Privacy threat? Government plans to subvert phone encryption

(AP Photo/Patrick Sison, File)

(AP Photo/Patrick Sison, File)

If the FBI can’t persuade Congress to pass legislation forcing tech companies to break their encryption for law enforcement, they’ll turn to hackers.

Amy Hess, executive assistant director for science and technology, told a Congressional panel that “encrypted communications continue to pose a challenge to the American law enforcement, and to the safety of the American public,” according to Buzzfeed.

Without a backdoor or cooperation for encryption, the FBI argues that it’s more difficult to monitor suspected terrorists. The recent fight with Apple over an encrypted iPhone owned by the San Bernardino shooter ended when the agency found “an outside party” to unlock the phone.

Hess admitted that the FBI doesn’t have the skills or resources to crack encryption on its own.

“I think that we really need the cooperation of industry and we need the cooperation of academia,” Hess said.

That cooperation, however, undermines encryption as a concept. If tech companies have a key that bypasses encryption and security, that security is temporary. Criminals and repressive regimes will, and have, exploited security weaknesses.

The FBI and NSA have been criticized by a Foreign Intelligence Surveillance Court judge for “compliance incidents” when the agency failed to follow procedure and what the law authorized the agencies to do. Federal law enforcement agencies have repeatedly engaged in overreach and violated the privacy of law-abiding Americans. There’s little reason to believe that, were they to obtain a backdoor to encryption, that abuse wouldn’t continue.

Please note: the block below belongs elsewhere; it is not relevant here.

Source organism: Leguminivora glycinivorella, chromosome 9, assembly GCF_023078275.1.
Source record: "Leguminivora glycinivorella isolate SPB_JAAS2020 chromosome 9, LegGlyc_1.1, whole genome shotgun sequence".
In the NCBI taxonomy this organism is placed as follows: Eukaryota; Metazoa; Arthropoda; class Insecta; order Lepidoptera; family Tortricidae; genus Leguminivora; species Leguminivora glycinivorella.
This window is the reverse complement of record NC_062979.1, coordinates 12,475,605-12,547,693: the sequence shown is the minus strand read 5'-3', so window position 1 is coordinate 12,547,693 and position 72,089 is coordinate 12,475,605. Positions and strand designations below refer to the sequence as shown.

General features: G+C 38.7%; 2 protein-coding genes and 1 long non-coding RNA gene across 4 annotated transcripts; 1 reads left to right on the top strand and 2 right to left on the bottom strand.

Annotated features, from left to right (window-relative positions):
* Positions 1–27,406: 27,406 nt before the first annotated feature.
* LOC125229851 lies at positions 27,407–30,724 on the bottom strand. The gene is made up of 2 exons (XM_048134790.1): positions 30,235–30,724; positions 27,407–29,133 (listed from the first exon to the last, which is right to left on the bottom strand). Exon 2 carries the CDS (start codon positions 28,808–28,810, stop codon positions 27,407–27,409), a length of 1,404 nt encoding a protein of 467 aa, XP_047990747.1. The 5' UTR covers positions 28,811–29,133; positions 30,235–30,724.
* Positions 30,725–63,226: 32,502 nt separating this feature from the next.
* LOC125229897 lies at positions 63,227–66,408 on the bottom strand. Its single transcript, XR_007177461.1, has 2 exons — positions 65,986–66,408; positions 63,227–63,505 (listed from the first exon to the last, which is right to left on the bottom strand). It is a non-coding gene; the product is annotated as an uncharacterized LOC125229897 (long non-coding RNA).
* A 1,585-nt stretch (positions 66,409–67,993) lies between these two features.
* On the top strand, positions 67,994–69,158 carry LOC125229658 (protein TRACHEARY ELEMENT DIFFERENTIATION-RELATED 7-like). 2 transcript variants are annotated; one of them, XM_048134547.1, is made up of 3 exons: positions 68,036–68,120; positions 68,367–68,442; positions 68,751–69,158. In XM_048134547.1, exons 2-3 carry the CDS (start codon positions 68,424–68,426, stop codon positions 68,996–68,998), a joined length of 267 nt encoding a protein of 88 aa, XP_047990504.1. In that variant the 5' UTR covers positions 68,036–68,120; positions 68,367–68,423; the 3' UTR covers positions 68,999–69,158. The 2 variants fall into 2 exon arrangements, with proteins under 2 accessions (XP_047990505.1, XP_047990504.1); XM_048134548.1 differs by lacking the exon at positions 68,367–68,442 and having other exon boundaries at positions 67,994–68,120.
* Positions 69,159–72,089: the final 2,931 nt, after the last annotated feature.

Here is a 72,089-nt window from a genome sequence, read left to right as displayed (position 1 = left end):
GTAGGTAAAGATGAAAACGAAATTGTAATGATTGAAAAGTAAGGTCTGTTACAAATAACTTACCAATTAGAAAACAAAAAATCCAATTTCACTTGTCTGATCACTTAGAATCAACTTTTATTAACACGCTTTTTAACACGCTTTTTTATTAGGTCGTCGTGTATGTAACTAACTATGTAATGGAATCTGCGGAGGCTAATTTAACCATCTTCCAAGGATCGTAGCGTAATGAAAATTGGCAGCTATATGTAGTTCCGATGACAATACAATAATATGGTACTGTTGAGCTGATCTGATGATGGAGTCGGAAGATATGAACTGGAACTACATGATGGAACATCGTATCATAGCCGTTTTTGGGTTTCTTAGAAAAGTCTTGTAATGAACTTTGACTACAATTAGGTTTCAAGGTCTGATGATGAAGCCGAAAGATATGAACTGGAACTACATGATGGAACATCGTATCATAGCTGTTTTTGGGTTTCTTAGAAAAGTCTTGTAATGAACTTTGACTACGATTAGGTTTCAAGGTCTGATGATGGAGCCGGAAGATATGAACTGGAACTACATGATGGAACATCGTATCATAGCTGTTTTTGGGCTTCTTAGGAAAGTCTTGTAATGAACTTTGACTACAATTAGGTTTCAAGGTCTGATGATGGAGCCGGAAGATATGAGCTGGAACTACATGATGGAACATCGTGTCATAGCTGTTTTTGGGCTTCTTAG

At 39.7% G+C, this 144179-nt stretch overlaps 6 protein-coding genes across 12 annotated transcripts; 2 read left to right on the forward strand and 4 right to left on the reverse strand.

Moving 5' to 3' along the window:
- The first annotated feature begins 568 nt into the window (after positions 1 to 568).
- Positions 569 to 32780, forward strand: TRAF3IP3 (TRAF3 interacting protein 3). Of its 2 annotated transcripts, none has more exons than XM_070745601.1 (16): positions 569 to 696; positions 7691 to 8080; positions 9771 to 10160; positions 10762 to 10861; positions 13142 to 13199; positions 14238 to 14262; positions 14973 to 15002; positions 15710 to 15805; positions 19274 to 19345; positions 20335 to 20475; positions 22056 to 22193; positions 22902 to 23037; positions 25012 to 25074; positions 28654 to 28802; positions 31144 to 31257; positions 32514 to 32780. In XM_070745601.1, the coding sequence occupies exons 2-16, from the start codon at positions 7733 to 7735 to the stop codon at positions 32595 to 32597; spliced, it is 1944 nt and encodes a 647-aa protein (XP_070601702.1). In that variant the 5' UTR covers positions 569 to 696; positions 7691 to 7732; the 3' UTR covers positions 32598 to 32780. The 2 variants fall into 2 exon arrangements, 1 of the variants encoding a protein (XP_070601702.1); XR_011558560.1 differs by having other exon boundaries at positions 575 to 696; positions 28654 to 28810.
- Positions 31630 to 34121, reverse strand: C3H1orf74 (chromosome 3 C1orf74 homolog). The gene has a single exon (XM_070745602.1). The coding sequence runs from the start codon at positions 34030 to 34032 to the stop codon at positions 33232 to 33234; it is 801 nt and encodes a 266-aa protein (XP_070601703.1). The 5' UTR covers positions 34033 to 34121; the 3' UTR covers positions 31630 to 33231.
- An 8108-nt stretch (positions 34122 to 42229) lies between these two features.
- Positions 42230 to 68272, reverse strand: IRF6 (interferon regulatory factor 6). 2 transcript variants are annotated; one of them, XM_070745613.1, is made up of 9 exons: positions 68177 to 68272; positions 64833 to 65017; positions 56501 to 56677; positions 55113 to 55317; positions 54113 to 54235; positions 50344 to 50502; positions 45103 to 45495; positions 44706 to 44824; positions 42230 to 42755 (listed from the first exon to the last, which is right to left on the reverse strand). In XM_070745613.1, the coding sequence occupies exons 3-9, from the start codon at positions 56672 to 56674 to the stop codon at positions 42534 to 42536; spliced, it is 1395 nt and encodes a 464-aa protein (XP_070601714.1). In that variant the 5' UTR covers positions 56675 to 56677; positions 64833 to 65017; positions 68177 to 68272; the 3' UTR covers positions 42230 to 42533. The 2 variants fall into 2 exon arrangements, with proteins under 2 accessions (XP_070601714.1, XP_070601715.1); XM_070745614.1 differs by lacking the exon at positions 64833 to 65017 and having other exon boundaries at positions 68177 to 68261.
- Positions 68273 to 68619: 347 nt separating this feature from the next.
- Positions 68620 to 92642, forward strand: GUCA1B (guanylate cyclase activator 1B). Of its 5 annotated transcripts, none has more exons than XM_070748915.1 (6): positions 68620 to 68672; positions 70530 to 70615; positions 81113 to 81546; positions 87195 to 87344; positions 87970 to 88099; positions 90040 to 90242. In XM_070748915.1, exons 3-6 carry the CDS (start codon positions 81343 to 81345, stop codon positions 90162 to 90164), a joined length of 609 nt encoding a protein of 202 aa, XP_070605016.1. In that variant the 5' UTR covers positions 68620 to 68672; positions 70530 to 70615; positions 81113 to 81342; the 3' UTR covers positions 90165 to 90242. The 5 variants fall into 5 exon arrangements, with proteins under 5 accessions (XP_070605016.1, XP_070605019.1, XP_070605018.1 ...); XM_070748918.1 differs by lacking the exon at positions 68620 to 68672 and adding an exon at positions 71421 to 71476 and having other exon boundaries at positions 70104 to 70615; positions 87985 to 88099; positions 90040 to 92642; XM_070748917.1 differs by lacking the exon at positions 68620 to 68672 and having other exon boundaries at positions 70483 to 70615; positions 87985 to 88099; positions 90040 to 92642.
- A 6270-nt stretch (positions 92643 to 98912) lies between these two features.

Nor is it likely that agencies would limit their scope to national security cases. “National security requests to Apple more than doubled” in 2015, according to The Verge, and the FBI have tried to force Apple’s hand in providing assistance in a drug case. Acquiesce to federal agencies on one national security case, and they’ll extend it as far as possible, regardless of their rhetoric assuring the public they will not do such a thing. Even FBI Director James Comey conceded the case would become a precedent.

“The Justice Department might not intend to ‘set a master key loose on the land’ — but the predictable consequence of mandating compliance with requests of this type will be to significantly increase the chance of exactly that occurring,” Julian Sanchez, a senior fellow at the Cato Institute, wrote of the Apple case.

The government wants to cast a backdoor to encryption as compliance with the rule of law. The practical effects will make law-abiding Americans more vulnerable to hackers.

Reform Government Surveillance, an advocacy group funded by tech companies, wrote a letter to Senators Dianne Feinstein and Richard Burr that declared “We believe it is critical to the safety of the nation’s, and the world’s, information technology infrastructure for us all to avoid actions that will create government-mandated security vulnerabilities in our encryption systems.”

Security vulnerabilities aren’t only exploitable by the American government. Russia and China could make use of those backdoors as well. Encryption doesn’t put users “beyond the law,” as James Comey declared. It keeps their information safe, much as a lock on a front door keeps out the police and criminals alike.


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